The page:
The Prairie South School Board (PSSB) has upheld their decision to eliminate dual-catchment areas for transportation.
Prairie South made the decision as part of their 2017-18 budget, saying the move will save them about $80,000 in division transportation costs per year.
The move has received pushback from several rural families who, until this decision was made, had the option of Prairie South bus service for their children to attend school in Moose Jaw or the school nearest to their home. Many of those families attended the PSSB meeting at the Division Office on Tuesday afternoon, trying to get the board to overturn their decision.
"We think all of our schools are great schools," said PSSB Chair Dr. Shawn Davidson, adding that they need to "manage the size of the transportation area for Lindale School in particular. The catchment area for Lindale is more than double in geographic size than almost all of our other schools in the division. It's become really unmanageable."
Lindale School has long been designated as the Moose Jaw elementary school for rural school children to attend, with Davidson saying enrollment there is "full."
"There's great opportunities for kids in Mortlach, Avonlea and Mankota," Davidson continued. "Those schools have every bit as much to offer as Lindale does."
Having said that, Davidson did say the other decision reached at their meeting was that they would "open up" Lindale for attendance to rural students, provided they find their own transportation. "So kids that are younger siblings of other students at Lindale, or kids that may fall into another rural catchment, that may want to attend that school, will be allowed to do so," he explained. ""That's the compromise we came to, but we simply can not afford to have two buses in one small community going in opposite directions."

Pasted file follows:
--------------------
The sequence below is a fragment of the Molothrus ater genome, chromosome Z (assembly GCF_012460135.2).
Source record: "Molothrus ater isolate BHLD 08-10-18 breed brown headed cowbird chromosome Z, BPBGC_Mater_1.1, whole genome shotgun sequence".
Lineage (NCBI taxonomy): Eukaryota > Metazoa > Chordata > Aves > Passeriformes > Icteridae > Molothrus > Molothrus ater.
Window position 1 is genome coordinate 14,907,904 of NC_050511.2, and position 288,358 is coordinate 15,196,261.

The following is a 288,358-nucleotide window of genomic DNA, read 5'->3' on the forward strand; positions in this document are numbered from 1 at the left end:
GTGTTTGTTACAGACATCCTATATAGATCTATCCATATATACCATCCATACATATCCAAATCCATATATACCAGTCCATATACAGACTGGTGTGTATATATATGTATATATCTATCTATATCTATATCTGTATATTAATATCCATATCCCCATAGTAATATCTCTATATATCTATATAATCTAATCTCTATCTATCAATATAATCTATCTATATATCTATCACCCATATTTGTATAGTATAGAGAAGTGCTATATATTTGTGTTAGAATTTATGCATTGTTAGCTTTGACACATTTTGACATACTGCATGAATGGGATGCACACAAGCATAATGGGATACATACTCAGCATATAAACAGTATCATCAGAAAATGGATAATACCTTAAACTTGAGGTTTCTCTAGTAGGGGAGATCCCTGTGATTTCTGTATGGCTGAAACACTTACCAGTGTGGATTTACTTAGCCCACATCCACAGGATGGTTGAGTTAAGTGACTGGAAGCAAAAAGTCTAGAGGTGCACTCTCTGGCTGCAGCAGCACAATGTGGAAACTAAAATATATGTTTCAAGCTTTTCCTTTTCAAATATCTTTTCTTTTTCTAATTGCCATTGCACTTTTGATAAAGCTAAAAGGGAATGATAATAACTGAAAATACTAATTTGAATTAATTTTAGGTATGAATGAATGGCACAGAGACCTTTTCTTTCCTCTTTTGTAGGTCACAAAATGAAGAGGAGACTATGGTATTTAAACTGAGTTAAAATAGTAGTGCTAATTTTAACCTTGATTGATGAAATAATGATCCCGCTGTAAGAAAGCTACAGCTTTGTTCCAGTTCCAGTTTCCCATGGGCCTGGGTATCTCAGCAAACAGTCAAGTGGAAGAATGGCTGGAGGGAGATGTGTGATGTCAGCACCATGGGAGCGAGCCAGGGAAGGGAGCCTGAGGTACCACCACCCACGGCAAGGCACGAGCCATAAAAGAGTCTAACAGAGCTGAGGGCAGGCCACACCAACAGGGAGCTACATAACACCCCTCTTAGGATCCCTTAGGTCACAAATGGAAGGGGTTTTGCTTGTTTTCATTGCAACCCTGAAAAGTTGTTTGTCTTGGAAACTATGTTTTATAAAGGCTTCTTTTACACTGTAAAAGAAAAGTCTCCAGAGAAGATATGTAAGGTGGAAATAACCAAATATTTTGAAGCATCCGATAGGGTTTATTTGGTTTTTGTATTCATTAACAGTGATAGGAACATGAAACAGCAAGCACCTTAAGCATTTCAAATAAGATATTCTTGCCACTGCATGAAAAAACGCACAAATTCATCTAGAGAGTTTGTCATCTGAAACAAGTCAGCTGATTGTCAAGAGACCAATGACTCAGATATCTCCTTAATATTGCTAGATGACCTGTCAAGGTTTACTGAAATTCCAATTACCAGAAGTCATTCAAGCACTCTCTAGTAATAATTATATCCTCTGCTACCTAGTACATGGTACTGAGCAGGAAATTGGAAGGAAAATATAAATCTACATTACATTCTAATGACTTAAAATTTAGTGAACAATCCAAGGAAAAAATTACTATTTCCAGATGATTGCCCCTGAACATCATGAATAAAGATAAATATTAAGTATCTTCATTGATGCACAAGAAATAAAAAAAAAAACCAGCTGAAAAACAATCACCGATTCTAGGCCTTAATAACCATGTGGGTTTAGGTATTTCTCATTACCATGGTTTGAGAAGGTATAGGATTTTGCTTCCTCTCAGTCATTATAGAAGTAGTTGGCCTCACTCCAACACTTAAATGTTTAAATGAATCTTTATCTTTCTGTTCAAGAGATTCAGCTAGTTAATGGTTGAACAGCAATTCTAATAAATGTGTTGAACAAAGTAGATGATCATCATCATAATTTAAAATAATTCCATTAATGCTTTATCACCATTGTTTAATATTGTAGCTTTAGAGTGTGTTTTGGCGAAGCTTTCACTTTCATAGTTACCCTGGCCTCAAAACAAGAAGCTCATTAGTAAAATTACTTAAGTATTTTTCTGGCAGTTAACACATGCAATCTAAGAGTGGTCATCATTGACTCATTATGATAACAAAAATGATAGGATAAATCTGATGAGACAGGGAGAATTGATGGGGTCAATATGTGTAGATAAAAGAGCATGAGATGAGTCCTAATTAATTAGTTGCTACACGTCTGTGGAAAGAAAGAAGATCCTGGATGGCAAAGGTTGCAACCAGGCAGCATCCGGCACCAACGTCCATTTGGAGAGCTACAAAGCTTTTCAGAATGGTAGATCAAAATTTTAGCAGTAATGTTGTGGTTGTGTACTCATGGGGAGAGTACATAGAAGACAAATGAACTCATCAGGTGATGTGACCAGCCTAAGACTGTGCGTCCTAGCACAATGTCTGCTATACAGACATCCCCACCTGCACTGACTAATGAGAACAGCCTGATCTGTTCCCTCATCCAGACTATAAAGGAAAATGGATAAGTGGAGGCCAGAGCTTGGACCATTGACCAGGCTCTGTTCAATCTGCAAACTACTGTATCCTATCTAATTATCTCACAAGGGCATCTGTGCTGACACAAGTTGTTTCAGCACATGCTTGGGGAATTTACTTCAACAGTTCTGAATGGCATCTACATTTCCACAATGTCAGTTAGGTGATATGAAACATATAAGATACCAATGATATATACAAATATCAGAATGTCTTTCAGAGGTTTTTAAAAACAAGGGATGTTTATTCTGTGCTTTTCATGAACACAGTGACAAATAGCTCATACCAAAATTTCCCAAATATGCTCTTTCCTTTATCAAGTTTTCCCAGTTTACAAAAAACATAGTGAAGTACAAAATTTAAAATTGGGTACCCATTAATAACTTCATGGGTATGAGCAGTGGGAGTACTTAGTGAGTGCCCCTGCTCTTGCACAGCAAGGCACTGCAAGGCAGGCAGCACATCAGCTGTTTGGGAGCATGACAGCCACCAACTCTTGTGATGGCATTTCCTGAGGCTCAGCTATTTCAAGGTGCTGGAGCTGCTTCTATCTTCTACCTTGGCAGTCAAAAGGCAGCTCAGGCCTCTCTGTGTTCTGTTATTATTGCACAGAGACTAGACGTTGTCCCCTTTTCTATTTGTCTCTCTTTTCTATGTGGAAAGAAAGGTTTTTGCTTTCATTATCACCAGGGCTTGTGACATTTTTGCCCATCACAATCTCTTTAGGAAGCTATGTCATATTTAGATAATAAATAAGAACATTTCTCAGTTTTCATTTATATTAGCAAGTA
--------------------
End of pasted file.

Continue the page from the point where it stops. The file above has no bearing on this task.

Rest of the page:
Affected families from Caronport, Willow Bunch and Briercrest areas all pleaded their respective cases to the board Tuesday, with Briercrest's offering to cover the transportation cost (estimated at around $1,600/year) from their village to Lindale if it would mean continuing the service.
Davidson appreciated the gesture, but said it would set a dangerous precedent.
"We're not going to tell one community 'you can be on a user-pay model' because then we are saying to those that are privileged or have some wealth that they can pay for a service that we won't provide to those that are in a similar situation."
Davidson says the "decisions didn't come easy" and they spent "a lot of hours of debate" over the transportation changes.
"We understand the realities that (affected) parents are facing but we also understand that our ratepayers, when they hear about two buses in one place going in opposite directions, they say 'those are the places you can save some money right away'. So, we had to go and tighten some of these things up."